Once upon a time there was an honest
shoemaker, who was very poor. He worked
as hard as he could, and still he could not
earn enough to keep himself and his wife.
At last there came a day when he had
nothing left but one piece of leather, big
enough to make one pair of shoes. He
cut out the shoes, ready to stitch, and left
them on the bench; then he said his prayers
and went to bed, trusting that he could
finish the shoes on the next day and sell
Bright and early the next morning, he
rose and went to his work-bench. There
lay a pair of shoes, beautifully made, and
the leather was gone! There was no sign
of any one's having been there. The shoemaker
and his wife did not know what to
make of it. But the first customer who
came was so pleased with the beautiful
shoes that he bought them, and paid so
much that the shoemaker was able to buy
leather enough for two pairs.
Happily, he cut them out, and then, as
it was late, he left the pieces on the bench,
ready to sew in the morning. But when
morning came, two pairs of shoes lay on the
bench, most beautifully made, and no sign
of any one who had been there. The shoemaker
and his wife were quite at a loss.
That day a customer came and bought
both pairs, and paid so much for them that
the shoemaker bought leather for four
pairs, with the money.
Once more he cut out the shoes and left
them on the bench. And in the morning
all four pairs were made.
It went on like this until the shoemaker
and his wife were prosperous people. But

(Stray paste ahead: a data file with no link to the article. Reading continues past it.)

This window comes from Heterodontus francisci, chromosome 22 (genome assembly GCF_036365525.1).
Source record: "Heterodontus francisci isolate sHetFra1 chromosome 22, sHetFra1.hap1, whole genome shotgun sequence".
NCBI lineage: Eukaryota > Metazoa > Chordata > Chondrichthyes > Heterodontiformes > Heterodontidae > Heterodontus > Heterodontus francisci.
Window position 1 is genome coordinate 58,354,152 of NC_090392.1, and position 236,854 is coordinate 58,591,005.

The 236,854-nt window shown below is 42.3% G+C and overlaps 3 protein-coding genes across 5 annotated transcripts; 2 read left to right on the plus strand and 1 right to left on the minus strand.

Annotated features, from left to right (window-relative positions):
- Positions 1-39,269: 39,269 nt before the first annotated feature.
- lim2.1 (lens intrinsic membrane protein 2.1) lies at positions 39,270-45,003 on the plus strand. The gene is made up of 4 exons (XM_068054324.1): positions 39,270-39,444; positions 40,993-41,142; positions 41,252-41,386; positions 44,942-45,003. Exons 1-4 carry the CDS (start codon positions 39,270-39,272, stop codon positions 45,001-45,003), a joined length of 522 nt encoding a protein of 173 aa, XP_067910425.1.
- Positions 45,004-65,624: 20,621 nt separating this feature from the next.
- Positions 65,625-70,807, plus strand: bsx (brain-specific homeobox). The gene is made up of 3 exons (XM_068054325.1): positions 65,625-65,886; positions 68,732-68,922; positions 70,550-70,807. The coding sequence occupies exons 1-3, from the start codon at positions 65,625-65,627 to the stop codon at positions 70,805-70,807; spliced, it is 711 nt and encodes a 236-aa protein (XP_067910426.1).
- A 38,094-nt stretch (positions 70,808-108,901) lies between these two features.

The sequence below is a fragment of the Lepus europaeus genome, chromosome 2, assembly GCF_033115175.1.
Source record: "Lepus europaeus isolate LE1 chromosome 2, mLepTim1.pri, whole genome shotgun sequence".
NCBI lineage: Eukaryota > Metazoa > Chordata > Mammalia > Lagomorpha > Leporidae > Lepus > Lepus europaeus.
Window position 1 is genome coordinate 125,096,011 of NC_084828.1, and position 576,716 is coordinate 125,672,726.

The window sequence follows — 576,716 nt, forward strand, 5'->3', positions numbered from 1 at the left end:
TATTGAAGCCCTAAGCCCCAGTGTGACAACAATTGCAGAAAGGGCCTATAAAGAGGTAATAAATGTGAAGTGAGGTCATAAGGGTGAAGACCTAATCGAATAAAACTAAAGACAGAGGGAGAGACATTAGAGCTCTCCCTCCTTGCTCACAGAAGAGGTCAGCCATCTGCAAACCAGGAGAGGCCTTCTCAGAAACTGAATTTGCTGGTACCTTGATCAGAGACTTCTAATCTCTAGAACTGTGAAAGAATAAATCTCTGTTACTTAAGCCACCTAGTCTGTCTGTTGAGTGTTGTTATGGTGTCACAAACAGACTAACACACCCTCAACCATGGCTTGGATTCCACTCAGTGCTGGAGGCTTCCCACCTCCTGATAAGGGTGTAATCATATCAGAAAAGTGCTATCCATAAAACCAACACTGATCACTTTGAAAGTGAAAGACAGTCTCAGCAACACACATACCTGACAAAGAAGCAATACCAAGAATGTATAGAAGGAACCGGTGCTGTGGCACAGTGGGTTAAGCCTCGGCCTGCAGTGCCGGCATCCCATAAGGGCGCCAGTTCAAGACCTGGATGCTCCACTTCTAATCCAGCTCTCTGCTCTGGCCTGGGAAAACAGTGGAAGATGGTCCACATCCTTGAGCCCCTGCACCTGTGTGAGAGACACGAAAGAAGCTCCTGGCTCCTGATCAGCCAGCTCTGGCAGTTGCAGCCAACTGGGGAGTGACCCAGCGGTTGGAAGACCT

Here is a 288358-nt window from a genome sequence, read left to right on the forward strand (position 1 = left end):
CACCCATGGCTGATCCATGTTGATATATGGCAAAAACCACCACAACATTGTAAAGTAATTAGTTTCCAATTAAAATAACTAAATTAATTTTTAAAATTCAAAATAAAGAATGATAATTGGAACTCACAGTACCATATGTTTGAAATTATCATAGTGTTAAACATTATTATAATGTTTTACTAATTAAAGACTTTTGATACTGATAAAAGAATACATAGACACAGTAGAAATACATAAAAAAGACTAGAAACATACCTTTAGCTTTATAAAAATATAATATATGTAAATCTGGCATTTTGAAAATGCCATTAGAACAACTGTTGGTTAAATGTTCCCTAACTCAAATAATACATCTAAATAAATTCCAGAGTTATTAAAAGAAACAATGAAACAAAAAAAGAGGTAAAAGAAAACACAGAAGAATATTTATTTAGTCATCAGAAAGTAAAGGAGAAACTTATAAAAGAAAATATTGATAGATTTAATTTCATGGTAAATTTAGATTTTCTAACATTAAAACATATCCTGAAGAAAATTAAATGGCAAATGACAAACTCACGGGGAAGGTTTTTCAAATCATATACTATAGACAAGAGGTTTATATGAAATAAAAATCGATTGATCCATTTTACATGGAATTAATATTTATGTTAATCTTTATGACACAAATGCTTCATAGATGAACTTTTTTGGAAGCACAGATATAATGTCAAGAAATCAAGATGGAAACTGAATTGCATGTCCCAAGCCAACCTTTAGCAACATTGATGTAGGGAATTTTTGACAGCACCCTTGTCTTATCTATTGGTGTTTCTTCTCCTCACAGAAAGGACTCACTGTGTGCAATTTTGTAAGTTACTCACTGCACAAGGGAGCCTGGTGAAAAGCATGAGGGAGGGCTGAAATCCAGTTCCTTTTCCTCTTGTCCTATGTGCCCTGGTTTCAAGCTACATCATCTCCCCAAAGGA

they could not be satisfied to have so much
done for them and not know to whom they
should be grateful. So one night, after the
shoemaker had left the pieces of leather
on the bench, he and his wife hid themselves
behind a curtain, and left a light in
Just as the clock struck twelve the door
opened softly, and two tiny elves came
dancing into the room, hopped on to the
bench, and began to put the pieces
together. They were quite naked, but they
had wee little scissors and hammers and
thread. Tap! tap! went the little hammers;
stitch, stitch, went the thread, and
the little elves were hard at work. No one
ever worked so fast as they. In almost no
time all the shoes were stitched and
finished. Then the tiny elves took hold of
each other's hands and danced round the
shoes on the bench, till the shoemaker and
his wife had hard work not to laugh aloud.
But as the clock struck two, the little
creatures whisked away out of the window,
and left the room all as it was before.
The shoemaker and his wife looked at
each other, and said, "How can we thank
the little elves who have made us happy
"I should like to make them some pretty
clothes," said the wife, "they are quite
"I will make the shoes if you will make
the coats," said her husband.
That very day they set about it. The
wife cut out two tiny, tiny coats of green,
two weeny, weeny waistcoats of yellow,
two little pairs of trousers, of white, two
bits of caps, bright red (for every one
knows the elves love bright colors), and
her husband made two little pairs of shoes
with long, pointed toes. They made the
wee clothes as dainty as could be, with
nice little stitches and pretty buttons; and
by Christmas time, they were finished.
On Christmas eve, the shoemaker cleaned
his bench, and on it, instead of leather,
he laid the two sets of gay little fairy-
clothes. Then he and his wife hid away
as before, to watch.
Promptly at midnight, the little naked
elves came in. They hopped upon the
bench; but when they saw the little clothes
there, they laughed and danced for joy.
Each one caught up his little coat and
things and began to put them on. Then
they looked at each other and made all
kinds of funny motions in their delight.
At last they began to dance, and when
the clock struck two, they danced quite
away, out of the window.
They never came back any more, but
from that day they gave the shoemaker
and his wife good luck, so that they never
needed any more help.